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A Midwife's Tale: The Life of Martha Ballard, Based on Her Diary, 1785-1812 Paperback – June 4, 1991
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A Midwife's Tale: The Life of Martha Ballard, Based on Her Diary, 1785-1812
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You feel like you go back in time and live this. I never understood just how hard it was to simply put food on the table for the average American. Life was about survival. It is so easily understood and felt in the book.
With the help of collateral documents, Ulrich fills out Ballard's entries to give a more complete view of society in a milling village of the early 1800's. She also tracks Ballard's personal fortunes from the height of her prestige into eventual decline. The author takes pains to point out how much of this misfortune was inevitable (the elderly of any era are of necessity pushed from the center to the circumference of society) and how much was due to the hand dealt by fate: Martha had her daughters before her sons; the girls married and moved out, leaving their mother the care of three rather loutish males. The episode underscores how necessary a reliable pool of labor was to the running of any rural household; southern families had their slaves; northern families had their daughters. Historian John Lewis Gaddis calls this book "an exercise in historical paleontology [that] succeeds brilliantly." Winner of the 1991 Pulitzer Prize for history.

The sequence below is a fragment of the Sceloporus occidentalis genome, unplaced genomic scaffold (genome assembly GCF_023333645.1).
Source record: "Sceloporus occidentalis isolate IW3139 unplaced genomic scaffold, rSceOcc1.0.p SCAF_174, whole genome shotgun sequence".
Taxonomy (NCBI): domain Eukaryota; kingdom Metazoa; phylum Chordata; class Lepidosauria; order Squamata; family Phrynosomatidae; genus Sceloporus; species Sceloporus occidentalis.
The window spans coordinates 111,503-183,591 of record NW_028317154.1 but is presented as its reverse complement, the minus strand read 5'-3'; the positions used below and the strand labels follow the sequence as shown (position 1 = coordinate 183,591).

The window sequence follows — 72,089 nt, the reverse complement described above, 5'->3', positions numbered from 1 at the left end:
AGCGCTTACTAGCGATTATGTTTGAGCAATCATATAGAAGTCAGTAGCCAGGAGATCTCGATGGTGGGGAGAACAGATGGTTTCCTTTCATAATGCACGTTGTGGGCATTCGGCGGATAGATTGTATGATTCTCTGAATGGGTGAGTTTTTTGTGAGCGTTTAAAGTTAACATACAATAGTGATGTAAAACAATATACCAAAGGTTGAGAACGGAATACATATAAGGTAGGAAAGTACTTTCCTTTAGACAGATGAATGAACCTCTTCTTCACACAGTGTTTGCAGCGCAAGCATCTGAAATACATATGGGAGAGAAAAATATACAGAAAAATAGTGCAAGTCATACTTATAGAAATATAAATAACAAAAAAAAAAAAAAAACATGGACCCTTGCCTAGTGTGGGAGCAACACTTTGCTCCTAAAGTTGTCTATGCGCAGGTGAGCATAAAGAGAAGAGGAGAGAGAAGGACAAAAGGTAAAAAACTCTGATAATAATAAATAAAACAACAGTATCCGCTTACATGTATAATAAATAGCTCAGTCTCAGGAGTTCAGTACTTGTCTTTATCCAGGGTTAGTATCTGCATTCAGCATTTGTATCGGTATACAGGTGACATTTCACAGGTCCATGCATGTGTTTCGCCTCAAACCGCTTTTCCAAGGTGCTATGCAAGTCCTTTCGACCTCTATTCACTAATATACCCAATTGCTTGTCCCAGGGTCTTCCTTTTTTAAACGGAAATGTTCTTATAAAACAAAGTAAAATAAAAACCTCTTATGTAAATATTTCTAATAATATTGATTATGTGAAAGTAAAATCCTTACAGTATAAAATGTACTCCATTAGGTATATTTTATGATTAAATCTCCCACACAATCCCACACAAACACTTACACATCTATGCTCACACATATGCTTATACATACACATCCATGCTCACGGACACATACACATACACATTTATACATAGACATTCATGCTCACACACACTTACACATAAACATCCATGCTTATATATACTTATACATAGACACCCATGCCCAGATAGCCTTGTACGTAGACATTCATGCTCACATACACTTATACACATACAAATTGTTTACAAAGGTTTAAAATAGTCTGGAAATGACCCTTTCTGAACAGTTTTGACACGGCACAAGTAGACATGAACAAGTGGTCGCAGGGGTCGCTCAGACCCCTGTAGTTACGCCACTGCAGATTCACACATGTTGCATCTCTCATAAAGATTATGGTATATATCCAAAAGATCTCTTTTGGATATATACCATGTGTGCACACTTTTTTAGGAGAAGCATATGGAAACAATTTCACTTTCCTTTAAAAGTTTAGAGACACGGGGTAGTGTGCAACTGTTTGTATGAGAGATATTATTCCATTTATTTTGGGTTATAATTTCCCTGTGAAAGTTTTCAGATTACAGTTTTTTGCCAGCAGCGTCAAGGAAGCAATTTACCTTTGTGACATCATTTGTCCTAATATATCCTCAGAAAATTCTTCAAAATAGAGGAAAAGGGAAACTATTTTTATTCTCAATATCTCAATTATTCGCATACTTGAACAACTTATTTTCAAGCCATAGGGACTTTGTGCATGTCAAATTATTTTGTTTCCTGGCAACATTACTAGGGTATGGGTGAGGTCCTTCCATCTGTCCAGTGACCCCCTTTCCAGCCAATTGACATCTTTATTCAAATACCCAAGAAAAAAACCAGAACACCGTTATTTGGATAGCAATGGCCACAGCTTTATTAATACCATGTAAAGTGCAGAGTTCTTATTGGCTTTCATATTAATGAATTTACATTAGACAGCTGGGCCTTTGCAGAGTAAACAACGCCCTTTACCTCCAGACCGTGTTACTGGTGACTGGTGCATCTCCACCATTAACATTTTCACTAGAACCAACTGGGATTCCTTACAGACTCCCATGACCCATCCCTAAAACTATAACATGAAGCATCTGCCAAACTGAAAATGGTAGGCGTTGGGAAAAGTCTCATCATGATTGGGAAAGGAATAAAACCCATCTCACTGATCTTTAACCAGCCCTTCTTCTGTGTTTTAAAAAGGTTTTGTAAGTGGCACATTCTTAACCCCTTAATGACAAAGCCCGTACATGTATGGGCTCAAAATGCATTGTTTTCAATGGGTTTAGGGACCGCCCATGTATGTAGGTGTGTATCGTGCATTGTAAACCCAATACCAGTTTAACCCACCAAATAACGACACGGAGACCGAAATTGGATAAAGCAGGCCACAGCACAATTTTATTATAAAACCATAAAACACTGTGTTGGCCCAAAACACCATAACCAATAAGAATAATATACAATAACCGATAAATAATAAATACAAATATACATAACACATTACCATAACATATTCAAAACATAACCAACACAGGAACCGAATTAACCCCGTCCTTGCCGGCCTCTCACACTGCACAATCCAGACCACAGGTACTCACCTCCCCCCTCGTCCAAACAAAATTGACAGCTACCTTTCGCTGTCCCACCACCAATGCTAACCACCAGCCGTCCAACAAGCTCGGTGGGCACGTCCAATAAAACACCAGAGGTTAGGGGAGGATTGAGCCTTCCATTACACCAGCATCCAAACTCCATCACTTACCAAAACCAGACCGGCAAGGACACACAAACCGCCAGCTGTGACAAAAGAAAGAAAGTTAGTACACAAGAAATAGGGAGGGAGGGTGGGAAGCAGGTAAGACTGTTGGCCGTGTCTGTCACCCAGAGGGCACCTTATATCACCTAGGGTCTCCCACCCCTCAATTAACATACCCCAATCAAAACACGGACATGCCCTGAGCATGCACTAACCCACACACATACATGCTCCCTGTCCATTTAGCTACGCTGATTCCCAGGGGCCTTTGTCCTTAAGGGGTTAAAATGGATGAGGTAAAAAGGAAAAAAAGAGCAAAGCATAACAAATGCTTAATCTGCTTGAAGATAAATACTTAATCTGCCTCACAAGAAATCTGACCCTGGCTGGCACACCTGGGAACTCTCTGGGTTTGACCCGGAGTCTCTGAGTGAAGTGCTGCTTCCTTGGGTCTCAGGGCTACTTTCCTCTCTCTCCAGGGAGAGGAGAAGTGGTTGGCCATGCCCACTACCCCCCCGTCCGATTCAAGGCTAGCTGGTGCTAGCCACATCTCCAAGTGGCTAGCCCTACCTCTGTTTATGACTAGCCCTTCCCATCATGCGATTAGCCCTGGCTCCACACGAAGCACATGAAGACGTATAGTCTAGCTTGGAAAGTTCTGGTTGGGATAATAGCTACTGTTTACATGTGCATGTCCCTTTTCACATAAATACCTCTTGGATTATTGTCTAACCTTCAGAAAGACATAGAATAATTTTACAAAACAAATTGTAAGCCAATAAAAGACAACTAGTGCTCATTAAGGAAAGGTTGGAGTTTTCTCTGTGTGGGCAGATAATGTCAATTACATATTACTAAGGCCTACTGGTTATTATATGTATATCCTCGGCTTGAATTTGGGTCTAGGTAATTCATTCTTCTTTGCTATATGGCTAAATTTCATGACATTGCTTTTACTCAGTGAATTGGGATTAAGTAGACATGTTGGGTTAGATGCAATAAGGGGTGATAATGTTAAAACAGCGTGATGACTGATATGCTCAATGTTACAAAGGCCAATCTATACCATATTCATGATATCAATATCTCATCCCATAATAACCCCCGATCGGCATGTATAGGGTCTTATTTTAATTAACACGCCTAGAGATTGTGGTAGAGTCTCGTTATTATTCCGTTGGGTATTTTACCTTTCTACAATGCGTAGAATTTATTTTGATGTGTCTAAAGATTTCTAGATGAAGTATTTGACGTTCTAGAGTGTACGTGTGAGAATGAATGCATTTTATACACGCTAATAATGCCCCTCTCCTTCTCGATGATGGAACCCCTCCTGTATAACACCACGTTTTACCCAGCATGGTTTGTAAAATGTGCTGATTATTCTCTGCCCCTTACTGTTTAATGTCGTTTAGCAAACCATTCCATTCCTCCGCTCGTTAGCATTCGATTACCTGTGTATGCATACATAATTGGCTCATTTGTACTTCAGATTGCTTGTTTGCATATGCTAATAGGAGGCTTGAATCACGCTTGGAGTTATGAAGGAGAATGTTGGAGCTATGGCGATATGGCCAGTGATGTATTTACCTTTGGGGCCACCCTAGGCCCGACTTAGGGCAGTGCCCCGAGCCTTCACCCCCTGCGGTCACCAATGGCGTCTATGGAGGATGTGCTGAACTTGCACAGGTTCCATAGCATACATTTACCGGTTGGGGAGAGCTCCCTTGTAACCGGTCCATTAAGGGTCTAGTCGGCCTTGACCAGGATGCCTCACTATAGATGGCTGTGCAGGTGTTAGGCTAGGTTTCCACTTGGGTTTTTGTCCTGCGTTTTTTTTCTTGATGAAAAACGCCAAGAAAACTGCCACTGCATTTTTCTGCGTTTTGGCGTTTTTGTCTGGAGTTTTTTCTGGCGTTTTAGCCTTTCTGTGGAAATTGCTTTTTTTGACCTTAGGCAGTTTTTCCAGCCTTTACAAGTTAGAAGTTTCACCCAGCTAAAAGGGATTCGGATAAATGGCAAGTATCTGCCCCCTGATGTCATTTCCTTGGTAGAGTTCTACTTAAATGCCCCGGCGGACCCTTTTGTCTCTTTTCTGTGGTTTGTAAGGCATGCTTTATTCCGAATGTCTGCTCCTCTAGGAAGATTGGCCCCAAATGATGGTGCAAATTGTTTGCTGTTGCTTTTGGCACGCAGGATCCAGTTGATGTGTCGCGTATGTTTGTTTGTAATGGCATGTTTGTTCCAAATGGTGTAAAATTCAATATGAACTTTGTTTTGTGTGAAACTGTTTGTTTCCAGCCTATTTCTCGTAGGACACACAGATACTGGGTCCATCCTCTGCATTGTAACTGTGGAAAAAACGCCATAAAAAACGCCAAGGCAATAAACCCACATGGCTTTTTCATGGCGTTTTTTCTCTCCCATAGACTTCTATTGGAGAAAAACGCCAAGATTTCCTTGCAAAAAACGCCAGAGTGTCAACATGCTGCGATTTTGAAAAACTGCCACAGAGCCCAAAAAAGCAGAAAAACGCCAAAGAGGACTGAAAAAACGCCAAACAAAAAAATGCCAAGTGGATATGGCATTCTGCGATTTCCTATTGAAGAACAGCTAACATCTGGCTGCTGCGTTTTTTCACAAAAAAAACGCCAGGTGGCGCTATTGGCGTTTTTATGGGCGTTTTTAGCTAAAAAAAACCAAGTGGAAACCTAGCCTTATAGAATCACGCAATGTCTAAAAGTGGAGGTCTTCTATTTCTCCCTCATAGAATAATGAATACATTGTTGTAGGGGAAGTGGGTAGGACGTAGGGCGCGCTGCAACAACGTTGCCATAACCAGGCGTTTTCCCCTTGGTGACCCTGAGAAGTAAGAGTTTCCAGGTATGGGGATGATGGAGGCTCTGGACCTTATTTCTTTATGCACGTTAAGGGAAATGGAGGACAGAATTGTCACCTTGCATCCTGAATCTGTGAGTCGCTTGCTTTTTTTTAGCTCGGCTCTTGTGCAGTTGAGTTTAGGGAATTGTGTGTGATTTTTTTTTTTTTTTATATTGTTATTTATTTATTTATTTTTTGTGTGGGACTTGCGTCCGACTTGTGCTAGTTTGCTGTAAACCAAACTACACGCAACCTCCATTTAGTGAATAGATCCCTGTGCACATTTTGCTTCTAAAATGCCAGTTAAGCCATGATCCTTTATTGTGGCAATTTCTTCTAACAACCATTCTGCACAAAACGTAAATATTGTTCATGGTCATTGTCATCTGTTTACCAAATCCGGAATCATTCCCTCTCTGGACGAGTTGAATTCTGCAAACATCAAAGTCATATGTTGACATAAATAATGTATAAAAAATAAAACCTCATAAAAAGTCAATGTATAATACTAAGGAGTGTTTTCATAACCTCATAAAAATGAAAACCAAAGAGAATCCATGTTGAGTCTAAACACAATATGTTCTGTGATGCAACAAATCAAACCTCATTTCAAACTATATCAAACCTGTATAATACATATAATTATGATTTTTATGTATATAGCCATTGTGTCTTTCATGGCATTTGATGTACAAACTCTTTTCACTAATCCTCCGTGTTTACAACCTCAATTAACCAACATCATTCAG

Although I have enjoyed the book, I think one would need to have a high interest in either medicine of that time or general life in Revolutionary America. Absent that, I think you'd find the book rather tedious. All in all, it's an amazing story of an amazing woman. I liked it!